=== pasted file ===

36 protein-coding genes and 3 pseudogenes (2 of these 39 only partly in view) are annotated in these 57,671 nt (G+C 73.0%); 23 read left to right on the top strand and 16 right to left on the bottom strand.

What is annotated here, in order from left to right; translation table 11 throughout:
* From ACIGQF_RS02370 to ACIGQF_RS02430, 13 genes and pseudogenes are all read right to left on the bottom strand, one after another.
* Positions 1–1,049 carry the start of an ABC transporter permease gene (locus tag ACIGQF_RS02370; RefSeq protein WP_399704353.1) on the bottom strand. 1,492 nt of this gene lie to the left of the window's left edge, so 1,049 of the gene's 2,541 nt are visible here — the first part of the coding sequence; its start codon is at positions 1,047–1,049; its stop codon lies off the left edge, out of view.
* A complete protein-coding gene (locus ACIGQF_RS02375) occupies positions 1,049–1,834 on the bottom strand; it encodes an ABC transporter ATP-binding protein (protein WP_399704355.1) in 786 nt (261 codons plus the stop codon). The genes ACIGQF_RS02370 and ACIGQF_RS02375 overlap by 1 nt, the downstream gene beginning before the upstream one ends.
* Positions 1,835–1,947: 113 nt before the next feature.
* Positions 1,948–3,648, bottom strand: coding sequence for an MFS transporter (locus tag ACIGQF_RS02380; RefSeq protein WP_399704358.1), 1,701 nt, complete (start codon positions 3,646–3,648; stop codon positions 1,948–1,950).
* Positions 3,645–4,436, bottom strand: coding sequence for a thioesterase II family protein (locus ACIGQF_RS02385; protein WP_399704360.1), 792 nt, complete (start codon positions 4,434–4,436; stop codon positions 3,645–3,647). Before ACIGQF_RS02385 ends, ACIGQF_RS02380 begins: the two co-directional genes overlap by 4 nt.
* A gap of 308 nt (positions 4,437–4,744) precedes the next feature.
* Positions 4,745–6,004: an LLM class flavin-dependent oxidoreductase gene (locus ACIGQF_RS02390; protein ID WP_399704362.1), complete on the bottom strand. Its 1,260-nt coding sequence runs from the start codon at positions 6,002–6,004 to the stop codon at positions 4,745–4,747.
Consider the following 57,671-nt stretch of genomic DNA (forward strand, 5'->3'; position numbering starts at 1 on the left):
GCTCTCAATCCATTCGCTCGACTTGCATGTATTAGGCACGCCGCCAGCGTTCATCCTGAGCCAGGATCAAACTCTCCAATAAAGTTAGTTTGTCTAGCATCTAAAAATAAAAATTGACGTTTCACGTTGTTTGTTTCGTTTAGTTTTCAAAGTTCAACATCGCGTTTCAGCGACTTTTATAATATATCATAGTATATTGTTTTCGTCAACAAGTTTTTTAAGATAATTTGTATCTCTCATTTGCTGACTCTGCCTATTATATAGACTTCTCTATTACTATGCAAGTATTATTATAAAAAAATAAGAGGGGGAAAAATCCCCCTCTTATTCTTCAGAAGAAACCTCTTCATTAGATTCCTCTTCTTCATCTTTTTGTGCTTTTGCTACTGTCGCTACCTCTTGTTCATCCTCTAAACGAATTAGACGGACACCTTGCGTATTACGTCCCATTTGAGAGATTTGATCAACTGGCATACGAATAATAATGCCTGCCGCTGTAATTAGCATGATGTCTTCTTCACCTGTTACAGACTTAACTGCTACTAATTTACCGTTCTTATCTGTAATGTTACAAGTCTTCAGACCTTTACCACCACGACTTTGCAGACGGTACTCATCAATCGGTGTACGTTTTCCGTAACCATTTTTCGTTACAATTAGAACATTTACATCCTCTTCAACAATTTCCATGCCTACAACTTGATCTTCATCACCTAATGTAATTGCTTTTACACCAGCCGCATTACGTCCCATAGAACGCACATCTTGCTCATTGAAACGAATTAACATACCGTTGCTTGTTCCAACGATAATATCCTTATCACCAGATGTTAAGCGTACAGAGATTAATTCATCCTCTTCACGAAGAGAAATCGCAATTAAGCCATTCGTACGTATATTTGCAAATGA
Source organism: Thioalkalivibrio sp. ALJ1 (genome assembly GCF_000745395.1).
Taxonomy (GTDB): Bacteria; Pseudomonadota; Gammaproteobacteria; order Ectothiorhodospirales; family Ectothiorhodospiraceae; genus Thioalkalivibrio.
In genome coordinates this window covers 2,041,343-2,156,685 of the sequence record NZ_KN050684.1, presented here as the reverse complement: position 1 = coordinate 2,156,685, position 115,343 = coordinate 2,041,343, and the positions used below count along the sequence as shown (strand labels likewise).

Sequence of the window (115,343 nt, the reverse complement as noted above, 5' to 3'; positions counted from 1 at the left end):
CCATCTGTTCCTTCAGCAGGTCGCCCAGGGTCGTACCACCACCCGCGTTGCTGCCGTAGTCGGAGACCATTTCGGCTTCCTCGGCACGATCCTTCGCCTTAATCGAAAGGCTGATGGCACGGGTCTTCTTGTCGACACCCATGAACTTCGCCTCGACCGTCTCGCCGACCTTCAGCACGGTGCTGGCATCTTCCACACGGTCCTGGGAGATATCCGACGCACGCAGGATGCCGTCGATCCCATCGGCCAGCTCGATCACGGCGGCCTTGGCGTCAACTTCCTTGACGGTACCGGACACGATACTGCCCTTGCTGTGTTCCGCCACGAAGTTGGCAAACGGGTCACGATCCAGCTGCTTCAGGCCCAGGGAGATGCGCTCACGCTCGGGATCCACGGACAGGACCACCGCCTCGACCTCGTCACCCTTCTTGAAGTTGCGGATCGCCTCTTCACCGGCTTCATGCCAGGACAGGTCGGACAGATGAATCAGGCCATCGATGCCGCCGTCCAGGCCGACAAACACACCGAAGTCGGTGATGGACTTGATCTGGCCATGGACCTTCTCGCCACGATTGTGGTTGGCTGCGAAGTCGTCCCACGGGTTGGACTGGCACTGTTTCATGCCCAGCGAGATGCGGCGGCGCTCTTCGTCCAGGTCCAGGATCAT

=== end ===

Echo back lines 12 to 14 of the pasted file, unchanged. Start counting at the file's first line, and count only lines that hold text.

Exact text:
GCTCTCAATCCATTCGCTCGACTTGCATGTATTAGGCACGCCGCCAGCGTTCATCCTGAGCCAGGATCAAACTCTCCAATAAAGTTAGTTTGTCTAGCATCTAAAAATAAAAATTGACGTTTCACGTTGTTTGTTTCGTTTAGTTTTCAAAGTTCAACATCGCGTTTCAGCGACTTTTATAATATATCATAGTATATTGTTTTCGTCAACAAGTTTTTTAAGATAATTTGTATCTCTCATTTGCTGACTCTGCCTATTATATAGACTTCTCTATTACTATGCAAGTATTATTATAAAAAAATAAGAGGGGGAAAAATCCCCCTCTTATTCTTCAGAAGAAACCTCTTCATTAGATTCCTCTTCTTCATCTTTTTGTGCTTTTGCTACTGTCGCTACCTCTTGTTCATCCTCTAAACGAATTAGACGGACACCTTGCGTATTACGTCCCATTTGAGAGATTTGATCAACTGGCATACGAATAATAATGCCTGCCGCTGTAATTAGCATGATGTCTTCTTCACCTGTTACAGACTTAACTGCTACTAATTTACCGTTCTTATCTGTAATGTTACAAGTCTTCAGACCTTTACCACCACGACTTTGCAGACGGTACTCATCAATCGGTGTACGTTTTCCGTAACCATTTTTCGTTACAATTAGAACATTTACATCCTCTTCAACAATTTCCATGCCTACAACTTGATCTTCATCACCTAATGTAATTGCTTTTACACCAGCCGCATTACGTCCCATAGAACGCACATCTTGCTCATTGAAACGAATTAACATACCGTTGCTTGTTCCAACGATAATATCCTTATCACCAGATGTTAAGCGTACAGAGATTAATTCATCCTCTTCACGAAGAGAAATCGCAATTAAGCCATTCGTACGTATATTTGCAAATGA
Source organism: Thioalkalivibrio sp. ALJ1 (genome assembly GCF_000745395.1).
Taxonomy (GTDB): Bacteria; Pseudomonadota; Gammaproteobacteria; order Ectothiorhodospirales; family Ectothiorhodospiraceae; genus Thioalkalivibrio.